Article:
Talk Music: Violinist to play Victoria Fine Arts Center
Feb. 19, 2014 at 3:02 p.m.
Updated Feb. 18, 2014 at 8:19 p.m.
IF YOU GO
• WHAT: Hye-Jin Kim concert
• WHEN: 7:30 p.m. Saturday
• WHERE: Victoria Fine Arts Center, 1002 Sam Houston Drive
• COST: $18-$45
South Korean violinist Hye-Jin Kim will bring her fiery performance style to Victoria this weekend for a concert at Victoria Fine Arts Center.
Her music has been praised by critics for its "heart-stopping, unrivaled beauty."
Kim began studying violin at age 8 in Seoul, South Korea. At age 14, she joined The Curtis Institute of Music in Philadelphia, and later earned her master's degree at the New England Conservatory.
When she is not traveling the country performing, she is an assistant violin professor at East Carolina University in Greenville, N.C.
Tell me about your instrument?
It was crafted in 1687 in a town called Saluzzo in Italy. It predates Stradivarius, so it's very old.
I don't know how it came to this country, but I was looking for a violin I could play for a very long time as I entered into my professional performing career about six or seven years ago.
I visited many different shops, and this violin is one of the first I tried. I tried many violins but always thought about this one and wanted to come back to it. I knew this was the right one.
Sound-wise, it has very deep, gorgeous tones to it. At times, it can be bright, but its best quality is the bottom strings and the depth of the tone and sound.
What do you think about when you're playing?
It's different every time, depending on the situation and depending on my age.
I used to get so nervous playing on stage when I was young, and then my mind would go blank - literally blank. My bow arm and my fingers would be on auto-pilot and play on their own.
As I performed more and got older and more experienced, I'm able to focus on stage in a way that I can really follow the music and think about what I want to express at the moment. I listen to the orchestra and the music we're playing together, so it's so much more fun that way, and I can really enjoy what I play. Ever since I was able to do that as I gained more experience, of course, I'm a little nervous, but not as frightened as before.
The concert includes Higdon, Strauss and your Dvorak pieces. Which piece are you most excited about?
The Dvorak violin concerto in the program is a piece that is just great. It's not played so often; I don't know why because it totally deserves to be played everywhere and all the time. It's a great piece by Antonio Dvorak, he being the most well-known Slavic and beloved Slavic composer. He writes beautiful melodies and orchestrations. This concerto also has a lot of fire in it and virtuosic display; I'm looking forward to working with the orchestra and highlighting those characteristics.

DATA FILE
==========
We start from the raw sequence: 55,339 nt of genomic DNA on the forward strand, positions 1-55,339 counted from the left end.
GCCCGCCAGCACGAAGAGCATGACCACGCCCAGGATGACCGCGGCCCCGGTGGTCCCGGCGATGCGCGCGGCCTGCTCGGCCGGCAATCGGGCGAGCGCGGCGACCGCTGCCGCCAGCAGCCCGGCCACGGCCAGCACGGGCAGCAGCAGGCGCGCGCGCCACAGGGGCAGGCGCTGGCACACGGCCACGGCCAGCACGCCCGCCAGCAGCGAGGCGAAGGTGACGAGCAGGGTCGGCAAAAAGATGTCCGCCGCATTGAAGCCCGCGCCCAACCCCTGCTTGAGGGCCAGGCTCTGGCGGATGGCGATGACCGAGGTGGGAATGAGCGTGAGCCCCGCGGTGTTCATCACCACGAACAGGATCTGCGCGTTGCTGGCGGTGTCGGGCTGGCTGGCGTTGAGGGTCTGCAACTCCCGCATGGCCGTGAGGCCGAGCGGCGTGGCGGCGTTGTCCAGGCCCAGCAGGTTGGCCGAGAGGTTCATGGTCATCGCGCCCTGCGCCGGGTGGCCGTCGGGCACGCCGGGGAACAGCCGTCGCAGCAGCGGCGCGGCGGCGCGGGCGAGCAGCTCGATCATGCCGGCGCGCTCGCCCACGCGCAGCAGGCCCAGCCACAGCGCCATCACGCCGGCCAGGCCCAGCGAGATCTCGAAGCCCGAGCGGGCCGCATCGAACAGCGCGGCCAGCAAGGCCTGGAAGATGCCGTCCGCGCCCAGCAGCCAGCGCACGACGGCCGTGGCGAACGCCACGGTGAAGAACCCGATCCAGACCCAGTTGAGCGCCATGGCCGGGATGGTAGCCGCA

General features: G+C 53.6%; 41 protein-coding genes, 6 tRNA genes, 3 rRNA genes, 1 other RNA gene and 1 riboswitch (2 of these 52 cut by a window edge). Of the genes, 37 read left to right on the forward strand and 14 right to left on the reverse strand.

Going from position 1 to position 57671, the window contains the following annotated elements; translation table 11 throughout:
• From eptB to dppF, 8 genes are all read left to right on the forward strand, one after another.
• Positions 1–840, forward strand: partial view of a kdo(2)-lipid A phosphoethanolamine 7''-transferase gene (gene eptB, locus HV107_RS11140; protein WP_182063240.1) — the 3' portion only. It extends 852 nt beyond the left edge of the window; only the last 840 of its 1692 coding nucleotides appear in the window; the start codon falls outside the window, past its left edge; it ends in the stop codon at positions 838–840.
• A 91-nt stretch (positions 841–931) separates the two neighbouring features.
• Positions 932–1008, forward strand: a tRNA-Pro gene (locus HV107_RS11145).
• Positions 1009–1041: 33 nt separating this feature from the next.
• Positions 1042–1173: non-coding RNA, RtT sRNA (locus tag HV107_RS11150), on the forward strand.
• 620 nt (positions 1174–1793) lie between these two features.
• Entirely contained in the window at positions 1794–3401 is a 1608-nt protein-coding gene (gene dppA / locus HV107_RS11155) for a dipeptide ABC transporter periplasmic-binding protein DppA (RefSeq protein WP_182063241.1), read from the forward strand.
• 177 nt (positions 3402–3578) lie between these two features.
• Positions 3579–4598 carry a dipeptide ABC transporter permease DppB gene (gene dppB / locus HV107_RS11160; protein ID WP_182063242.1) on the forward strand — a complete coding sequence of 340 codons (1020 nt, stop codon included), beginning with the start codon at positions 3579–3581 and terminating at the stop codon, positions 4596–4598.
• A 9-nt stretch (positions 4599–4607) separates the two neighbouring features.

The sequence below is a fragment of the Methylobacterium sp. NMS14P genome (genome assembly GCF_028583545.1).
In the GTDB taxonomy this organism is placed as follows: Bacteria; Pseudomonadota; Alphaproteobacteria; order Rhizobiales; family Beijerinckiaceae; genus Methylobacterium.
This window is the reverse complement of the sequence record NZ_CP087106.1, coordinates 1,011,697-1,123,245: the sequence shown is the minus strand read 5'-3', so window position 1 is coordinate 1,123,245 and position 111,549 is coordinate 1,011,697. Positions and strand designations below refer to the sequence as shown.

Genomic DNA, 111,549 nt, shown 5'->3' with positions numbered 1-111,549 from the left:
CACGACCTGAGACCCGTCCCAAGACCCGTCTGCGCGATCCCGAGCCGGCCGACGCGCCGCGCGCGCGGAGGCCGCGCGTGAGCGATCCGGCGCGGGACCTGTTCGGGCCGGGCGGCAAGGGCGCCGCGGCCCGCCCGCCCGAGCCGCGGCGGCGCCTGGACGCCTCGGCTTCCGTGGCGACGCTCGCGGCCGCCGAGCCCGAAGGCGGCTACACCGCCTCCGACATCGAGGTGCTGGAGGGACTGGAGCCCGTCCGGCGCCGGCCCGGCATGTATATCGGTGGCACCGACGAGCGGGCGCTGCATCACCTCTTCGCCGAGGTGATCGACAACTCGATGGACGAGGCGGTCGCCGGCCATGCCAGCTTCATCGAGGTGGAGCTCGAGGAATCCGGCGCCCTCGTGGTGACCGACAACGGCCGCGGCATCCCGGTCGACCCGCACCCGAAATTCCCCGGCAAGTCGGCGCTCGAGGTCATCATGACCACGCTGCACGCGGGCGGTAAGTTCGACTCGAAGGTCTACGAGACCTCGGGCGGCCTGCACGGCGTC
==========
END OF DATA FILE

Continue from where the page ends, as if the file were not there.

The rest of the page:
I first learned the piece when I was a teenager; I was maybe 17 or 18. I'm playing it a couple times this season, so it's great to be able to play it many times. I feel like I enjoy each time a lot more.
How does classical and contemporary classical music inspire you?
It's almost never-ending quest for finding new pieces to play, finding old pieces I don't know to play. The repertoire is so vast, not just violin, but all fields like orchestra and chamber music and opera.
I just love exploring and studying as much as I can. I just love that there's always more, and there's always older music, and also the new music is constantly being written and played.
I'm a lover of the romantic classical era from 18th Century on, but these days, I am exploring more into the contemporary music scene and getting to know new and young composers who write great music. I like them equally, but at the moment, I feel a little more comfortable playing the repertoire of the old, but I'm very excited to explore the new.
It looks like you have a busy traveling schedule, visiting Texas in between concerts in North Carolina and New York. Is there anything you're hoping to do while you're in the South?
I've never played in Texas. It'll be my first time. I'm just coming for Victoria; I don't know what the town is like, so I'm looking forward to it, and working with the maestro will be a lot of fun.
What advice do you have for first-time symphony-goers?
Before coming to the concert, maybe read a little bit about Dvorak and who he is. That can really make a difference as you listen to the specific piece.
Just enjoy a different feeling of the concerto. This one, especially, Dvorak is not shy about bringing so many different feelings. Sometimes, it's fiery and very intense; sometimes, it's really sweet and beautiful, and in the third movement, it's funny and more folk-dance like. Keep your ear out for all these different qualities of music.